Eight named suspects in sexual assault of now-deceased minor in Tangerang

first_imgOn April 18 at 1 a.m., Fikri took the girl to a house in Pagedangan district in Tangerang regency, where all but one of the suspects were. Prepared in advance were three chlorpromazine pills – a psychiatric medication with sedative properties that is often used to treat mental disorders.The victim reportedly lost consciousness after being forced to take the three pills at once by the seven suspects who were present, after which she was allegedly raped.According to the police’s investigation, the men also sexually assaulted the victim before April 18. Efri said all eight suspects reportedly raped the girl on April 10, although the police provided no details on the incident. He said one of the suspects, identified only as S, tried to convince the victim’s family to refrain from taking the case to court.S tried to “carry out mediation” through a meeting between the victim’s family and those of the suspects before the police became involved, Efri said.”The victim fell ill after the incident and was taken to the Darma Graha mental health hospital in Serpong [Tangerang] on May 26,” Efri said as quoted by victim’s family reportedly insisted on bringing the girl home from the hospital on June 9. She died on June 11, two days after being discharged. (trn)Topics : The Pagedangan Police in Tangerang regency, Banten, named eight people suspects on Wednesday for their alleged involvement in the rape of a now-deceased 16-year-old girl in April.”The police managed to arrest six of the eight suspects. We are still pursuing the other two,” Pagedangan Police chief Adj. Comr. Efri said on Wednesday.According to the police, the case started when the victim, a South Tangerang resident, met one of the suspects, Fikri, through social media, after which they developed a romantic relationship.last_img read more

More Chinese regions brace for floods as storms shift east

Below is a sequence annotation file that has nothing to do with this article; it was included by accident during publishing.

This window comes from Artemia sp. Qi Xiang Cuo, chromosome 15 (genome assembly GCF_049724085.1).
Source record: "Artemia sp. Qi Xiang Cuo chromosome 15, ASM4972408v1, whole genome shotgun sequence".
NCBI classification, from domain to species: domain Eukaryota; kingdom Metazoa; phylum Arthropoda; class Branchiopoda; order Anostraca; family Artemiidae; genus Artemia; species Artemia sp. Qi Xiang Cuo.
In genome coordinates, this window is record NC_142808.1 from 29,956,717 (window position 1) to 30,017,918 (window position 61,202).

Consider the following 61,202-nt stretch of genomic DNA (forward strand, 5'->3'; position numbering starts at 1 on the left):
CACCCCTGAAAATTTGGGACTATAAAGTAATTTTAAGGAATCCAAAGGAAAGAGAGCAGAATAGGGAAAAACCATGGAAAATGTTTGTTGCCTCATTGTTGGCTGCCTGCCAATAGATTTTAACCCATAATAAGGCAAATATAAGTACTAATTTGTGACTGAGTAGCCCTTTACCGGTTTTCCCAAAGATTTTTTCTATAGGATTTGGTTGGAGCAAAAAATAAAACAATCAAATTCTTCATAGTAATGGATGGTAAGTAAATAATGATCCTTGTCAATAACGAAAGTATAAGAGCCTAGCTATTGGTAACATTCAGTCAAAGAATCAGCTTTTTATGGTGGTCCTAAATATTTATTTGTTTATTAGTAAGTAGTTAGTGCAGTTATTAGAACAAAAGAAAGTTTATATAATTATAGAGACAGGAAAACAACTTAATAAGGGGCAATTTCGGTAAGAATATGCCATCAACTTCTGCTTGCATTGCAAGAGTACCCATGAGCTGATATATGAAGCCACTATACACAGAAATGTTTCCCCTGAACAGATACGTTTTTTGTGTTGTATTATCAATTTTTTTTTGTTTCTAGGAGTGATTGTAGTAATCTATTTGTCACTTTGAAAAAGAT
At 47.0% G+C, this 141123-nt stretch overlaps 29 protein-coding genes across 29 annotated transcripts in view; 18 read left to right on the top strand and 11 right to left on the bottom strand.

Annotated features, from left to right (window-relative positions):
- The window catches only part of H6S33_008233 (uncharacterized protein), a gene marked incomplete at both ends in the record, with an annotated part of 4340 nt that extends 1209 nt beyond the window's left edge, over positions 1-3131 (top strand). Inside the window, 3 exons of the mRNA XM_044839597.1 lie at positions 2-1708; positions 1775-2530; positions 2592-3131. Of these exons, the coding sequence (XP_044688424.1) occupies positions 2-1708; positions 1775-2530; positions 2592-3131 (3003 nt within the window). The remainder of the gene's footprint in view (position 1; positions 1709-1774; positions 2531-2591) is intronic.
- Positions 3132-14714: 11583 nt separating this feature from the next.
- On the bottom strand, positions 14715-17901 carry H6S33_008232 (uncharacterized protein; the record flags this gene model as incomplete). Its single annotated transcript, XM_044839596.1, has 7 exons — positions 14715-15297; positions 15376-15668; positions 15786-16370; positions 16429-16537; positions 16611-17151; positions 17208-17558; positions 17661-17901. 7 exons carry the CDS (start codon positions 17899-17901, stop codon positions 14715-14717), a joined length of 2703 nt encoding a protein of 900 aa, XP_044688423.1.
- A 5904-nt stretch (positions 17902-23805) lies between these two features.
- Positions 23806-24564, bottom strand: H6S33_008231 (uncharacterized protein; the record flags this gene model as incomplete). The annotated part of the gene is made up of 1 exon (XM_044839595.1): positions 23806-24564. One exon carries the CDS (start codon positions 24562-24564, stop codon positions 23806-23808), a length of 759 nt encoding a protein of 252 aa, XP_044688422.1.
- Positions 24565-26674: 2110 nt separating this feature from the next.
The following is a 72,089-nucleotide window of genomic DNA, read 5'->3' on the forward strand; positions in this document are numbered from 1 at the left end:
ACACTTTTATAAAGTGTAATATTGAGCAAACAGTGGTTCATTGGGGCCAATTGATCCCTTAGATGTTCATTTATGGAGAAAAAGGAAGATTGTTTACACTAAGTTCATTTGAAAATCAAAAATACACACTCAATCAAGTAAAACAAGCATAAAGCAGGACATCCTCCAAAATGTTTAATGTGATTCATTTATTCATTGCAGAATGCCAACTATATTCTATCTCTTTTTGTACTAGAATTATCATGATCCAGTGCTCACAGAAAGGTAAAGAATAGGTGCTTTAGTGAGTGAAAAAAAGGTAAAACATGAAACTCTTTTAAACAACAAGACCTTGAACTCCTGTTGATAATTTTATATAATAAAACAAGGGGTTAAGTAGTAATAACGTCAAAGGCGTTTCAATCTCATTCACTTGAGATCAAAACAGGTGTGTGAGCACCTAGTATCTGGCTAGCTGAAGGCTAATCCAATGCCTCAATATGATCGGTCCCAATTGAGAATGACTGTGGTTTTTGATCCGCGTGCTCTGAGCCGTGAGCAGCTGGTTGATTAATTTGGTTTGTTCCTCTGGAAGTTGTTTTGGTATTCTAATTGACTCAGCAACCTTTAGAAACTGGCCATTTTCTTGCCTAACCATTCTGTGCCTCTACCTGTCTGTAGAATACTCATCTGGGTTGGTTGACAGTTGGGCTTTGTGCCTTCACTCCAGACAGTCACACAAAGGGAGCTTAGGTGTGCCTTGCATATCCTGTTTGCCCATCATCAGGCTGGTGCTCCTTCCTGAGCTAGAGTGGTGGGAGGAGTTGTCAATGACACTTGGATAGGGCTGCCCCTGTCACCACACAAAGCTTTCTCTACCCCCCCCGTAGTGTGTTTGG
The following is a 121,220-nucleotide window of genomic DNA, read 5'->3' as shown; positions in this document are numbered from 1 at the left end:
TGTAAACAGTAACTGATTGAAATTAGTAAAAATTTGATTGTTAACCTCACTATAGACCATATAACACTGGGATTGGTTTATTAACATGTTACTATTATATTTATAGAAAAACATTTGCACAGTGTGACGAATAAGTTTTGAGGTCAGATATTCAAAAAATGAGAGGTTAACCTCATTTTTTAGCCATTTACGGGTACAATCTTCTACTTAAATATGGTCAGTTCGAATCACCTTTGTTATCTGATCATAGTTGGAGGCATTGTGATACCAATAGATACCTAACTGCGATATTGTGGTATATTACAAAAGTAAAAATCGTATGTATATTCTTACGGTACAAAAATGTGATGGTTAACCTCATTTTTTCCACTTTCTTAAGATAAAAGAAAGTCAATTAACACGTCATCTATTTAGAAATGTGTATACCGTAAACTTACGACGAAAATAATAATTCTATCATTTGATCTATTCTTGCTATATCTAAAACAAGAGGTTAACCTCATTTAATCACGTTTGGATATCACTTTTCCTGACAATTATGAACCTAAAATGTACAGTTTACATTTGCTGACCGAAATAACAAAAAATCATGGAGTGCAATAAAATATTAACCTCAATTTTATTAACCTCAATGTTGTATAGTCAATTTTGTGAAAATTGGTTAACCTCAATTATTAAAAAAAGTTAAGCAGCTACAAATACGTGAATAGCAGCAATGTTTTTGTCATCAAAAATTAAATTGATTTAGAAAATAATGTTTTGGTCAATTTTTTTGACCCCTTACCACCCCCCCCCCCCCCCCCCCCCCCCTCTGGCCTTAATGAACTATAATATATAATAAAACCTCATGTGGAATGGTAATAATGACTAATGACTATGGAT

first_imgBut central and eastern regions are set to bear the brunt this week, with some facing 30mm to 50mm (1.2 inches to 2 inches) of rain per hour by Wednesday, the state meteorological bureau said.Regions along the banks of the Yangtze and its tributaries are traditionally vulnerable to flooding in China’s summer, with the impact of heavy rainfall worsened by deforestation, dwindling flood plains and the diversion of natural river systems for hydropower and irrigation.Rainfall has also been heavier than usual, with water volumes in 148 rivers already reaching emergency levels by mid-June. Local authorities are under instruction to pay attention to potential dam and reservoir collapses.Some Yangtze tributaries have already experienced their worst floods ever, including the Xiaojinchuan in Sichuan province. The water resources ministry warned last week that other smaller rivers could be “stricken by major floods” and lakes are also under close scrutiny.Authorities have promised to minimize flood damage in the city of Wuhan as it struggles to recover from the coronavirus outbreak.Wuhan, which lies on the Yangtze, was hit by China’s last major floods in 1998, which killed more than 3,000 people and left 14 million homeless. Topics : Torrential rain is set to hit China’s eastern coastal regions this week after overwhelming large parts of the southwest, inundating villages and tourist spots and displacing more than 700,000 people, state weather forecasters said on Monday.Nearly 14 million people in 26 different provinces had been affected by storms and floods by Friday, with 744,000 evacuated, the China Daily reported, citing the Ministry for Emergency Management. The ministry said 78 people have been confirmed dead or missing, with direct economic losses at 27.8 billion yuan ($3.93 billion).Much of the damage has hit southwestern regions like Guangxi and Sichuan, and the municipality of Chongqing on the upper reaches of the Yangtze river last week experienced its worst floods since 1940.last_img read more